Given the increase of high-profile data breaches, it is likely that these “parens patriae” suits will expand into the privacy realm.  A coalition of state attorneys general have already formed to investigate the recent Target breach.  Additionally, the parens patriae loophole to CAFA may ultimately allow private class attorneys to bring data breach damages claims in state court thus not only allowing the litigation to remain in what class counsel may view as a more plaintiff-friendly jurisdiction, but also potentially avoiding the biggest obstacle to such suits thus far—federal decisions dismissing such cases based on a lack of an injury-in-fact as required for Article III standing.  Indeed, most legal analysts to discuss customer private class actions against Target have made this very point, a point that may be moot if state attorney generals simply file essentially the same claims as part of a “parens patriae” action.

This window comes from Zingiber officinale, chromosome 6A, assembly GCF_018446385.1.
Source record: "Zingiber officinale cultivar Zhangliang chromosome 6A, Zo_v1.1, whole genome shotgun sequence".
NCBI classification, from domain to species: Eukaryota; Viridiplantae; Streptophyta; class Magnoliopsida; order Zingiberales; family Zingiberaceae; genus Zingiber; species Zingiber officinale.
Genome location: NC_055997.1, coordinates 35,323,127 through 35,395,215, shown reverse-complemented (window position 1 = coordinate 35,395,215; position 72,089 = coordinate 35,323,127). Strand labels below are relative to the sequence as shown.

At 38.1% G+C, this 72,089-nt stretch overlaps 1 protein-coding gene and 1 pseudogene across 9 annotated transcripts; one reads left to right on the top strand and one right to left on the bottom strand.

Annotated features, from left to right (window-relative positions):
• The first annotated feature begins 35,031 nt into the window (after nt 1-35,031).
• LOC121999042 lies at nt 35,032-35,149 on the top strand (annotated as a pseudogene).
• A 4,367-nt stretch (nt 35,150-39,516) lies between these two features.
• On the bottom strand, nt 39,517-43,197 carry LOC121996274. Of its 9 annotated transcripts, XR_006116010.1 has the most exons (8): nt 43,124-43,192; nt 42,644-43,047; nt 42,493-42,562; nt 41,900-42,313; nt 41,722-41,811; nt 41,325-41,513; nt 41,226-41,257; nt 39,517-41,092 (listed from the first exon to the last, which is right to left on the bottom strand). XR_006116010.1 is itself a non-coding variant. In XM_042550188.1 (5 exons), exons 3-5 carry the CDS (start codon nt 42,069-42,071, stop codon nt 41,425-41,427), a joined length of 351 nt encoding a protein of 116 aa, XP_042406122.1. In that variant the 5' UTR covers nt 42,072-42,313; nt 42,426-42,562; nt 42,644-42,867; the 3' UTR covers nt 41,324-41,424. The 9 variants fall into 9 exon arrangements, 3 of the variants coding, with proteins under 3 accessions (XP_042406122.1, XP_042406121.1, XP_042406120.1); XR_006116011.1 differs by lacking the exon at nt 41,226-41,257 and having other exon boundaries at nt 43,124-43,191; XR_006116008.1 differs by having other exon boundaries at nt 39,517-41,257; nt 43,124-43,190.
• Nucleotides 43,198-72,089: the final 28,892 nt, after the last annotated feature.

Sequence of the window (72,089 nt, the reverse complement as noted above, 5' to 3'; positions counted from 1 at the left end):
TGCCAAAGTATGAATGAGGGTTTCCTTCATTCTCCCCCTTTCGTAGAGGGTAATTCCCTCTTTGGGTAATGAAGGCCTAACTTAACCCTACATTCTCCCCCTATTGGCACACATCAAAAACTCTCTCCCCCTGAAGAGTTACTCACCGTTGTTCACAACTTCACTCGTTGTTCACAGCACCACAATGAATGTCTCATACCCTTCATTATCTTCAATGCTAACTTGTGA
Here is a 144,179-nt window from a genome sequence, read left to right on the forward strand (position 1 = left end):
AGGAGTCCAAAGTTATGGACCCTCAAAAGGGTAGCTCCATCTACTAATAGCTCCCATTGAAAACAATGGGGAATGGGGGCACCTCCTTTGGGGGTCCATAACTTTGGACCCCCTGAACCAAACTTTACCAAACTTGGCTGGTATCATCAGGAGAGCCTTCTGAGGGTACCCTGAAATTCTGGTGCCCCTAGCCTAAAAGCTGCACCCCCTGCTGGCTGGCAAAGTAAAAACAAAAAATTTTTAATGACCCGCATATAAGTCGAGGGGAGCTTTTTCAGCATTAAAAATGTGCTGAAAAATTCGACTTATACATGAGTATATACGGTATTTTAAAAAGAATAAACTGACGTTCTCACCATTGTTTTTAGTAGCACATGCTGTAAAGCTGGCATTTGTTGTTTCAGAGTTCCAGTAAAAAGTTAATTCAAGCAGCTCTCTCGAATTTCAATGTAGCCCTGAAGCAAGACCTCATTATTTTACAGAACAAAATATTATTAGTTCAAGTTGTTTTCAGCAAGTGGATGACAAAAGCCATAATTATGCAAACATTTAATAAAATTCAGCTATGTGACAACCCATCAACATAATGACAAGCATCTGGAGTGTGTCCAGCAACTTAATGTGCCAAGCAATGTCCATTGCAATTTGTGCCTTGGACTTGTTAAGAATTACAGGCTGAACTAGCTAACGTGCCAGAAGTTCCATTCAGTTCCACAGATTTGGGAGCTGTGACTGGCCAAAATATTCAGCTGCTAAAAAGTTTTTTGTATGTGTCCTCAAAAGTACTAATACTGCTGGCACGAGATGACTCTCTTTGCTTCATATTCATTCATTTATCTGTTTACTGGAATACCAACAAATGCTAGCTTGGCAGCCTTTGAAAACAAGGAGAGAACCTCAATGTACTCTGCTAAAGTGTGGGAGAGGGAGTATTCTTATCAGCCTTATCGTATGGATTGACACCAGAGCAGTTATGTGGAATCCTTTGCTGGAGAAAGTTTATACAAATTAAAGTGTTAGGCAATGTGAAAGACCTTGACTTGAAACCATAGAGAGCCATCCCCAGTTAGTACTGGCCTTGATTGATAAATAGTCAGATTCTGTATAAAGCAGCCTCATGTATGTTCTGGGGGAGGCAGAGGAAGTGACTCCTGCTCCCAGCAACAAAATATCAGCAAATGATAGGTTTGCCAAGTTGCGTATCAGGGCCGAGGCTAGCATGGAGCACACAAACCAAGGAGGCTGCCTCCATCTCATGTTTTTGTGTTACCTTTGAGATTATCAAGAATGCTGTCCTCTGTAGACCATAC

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Supreme Court’s CAFA Ruling May Open Door To Increased State Attorney General Privacy-Related Lawsuits

A Cautionary Tale on Slow Data-Breach Response

California Attorney General Kamala Harris has sued Kaiser Foundation Health Plan over what it considers a too-slow data breach notification.  California’s breach notification law requires notification of affected individuals “in the most expedient time possible and without unreasonable delay.”  Kaiser notified individuals of the breach in March, 2012, but California alleges in its complaint that Kaiser had sufficient information to notify between December 2011 and February 2012.

Story here

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A Cautionary Tale on Slow Data-Breach Response